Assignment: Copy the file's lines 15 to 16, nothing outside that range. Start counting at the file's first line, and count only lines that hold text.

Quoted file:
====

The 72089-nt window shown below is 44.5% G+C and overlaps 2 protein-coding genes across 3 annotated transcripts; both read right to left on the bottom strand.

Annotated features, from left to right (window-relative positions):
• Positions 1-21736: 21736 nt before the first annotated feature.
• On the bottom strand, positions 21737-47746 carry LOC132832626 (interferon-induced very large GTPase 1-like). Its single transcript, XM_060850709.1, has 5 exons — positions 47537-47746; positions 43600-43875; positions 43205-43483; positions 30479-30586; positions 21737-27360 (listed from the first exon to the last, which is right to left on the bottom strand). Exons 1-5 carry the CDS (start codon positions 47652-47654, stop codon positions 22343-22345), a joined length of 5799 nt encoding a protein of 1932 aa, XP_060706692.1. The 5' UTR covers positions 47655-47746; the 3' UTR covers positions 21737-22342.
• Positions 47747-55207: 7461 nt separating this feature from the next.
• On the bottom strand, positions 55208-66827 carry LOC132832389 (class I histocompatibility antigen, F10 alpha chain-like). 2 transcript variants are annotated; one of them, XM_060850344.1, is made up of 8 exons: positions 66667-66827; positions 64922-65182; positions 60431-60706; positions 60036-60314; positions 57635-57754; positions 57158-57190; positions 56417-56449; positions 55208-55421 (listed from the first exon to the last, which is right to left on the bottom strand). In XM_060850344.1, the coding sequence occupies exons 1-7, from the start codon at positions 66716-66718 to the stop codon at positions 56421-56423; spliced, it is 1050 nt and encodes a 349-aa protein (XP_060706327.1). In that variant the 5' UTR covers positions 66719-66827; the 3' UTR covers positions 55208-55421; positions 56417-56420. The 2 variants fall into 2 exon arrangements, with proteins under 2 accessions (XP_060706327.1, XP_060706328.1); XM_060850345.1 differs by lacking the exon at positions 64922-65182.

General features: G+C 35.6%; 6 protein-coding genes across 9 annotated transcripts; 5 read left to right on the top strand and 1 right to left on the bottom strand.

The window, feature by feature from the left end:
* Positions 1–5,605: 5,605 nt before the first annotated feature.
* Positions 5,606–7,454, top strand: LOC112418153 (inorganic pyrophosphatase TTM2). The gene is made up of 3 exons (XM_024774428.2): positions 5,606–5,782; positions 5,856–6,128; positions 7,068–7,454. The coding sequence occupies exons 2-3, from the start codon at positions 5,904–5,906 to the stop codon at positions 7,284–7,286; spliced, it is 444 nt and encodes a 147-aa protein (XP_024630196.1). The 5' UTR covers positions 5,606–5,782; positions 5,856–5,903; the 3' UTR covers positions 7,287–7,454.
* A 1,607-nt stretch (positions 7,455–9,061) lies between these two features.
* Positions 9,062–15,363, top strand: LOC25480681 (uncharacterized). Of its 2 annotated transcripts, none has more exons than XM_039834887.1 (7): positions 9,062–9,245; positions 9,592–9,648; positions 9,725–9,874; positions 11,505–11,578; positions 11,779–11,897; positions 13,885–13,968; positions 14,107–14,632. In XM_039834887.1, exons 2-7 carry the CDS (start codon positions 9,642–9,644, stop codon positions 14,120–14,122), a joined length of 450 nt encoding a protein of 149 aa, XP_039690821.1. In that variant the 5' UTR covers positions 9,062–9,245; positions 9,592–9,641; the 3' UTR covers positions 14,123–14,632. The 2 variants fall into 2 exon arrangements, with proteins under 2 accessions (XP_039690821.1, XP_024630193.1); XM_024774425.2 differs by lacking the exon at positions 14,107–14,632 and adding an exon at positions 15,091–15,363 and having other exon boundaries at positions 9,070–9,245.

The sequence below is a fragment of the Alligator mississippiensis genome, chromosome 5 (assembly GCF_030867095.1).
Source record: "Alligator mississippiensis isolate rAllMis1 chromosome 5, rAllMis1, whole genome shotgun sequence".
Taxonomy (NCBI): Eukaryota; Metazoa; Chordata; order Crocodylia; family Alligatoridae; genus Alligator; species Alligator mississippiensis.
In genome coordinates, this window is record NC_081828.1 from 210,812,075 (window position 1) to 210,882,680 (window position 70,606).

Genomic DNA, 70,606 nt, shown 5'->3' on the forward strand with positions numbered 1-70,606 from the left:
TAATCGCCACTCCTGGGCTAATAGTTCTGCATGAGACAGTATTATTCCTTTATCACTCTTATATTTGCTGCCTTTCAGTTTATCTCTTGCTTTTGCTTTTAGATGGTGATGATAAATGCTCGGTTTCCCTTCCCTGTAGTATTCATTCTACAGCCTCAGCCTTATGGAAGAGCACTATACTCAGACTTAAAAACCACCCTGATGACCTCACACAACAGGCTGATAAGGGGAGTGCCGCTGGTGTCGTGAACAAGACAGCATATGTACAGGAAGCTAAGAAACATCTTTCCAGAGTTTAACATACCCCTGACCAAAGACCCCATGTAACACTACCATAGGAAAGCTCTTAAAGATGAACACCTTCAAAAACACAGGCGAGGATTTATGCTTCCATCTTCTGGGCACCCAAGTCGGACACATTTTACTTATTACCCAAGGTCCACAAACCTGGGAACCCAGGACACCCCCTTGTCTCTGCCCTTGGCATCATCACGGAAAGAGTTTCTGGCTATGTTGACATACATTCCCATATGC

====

Taxonomy (NCBI): Eukaryota; Metazoa; Chordata; order Crocodylia; family Alligatoridae; genus Alligator; species Alligator mississippiensis.
In genome coordinates, this window is record NC_081828.1 from 210,812,075 (window position 1) to 210,882,680 (window position 70,606).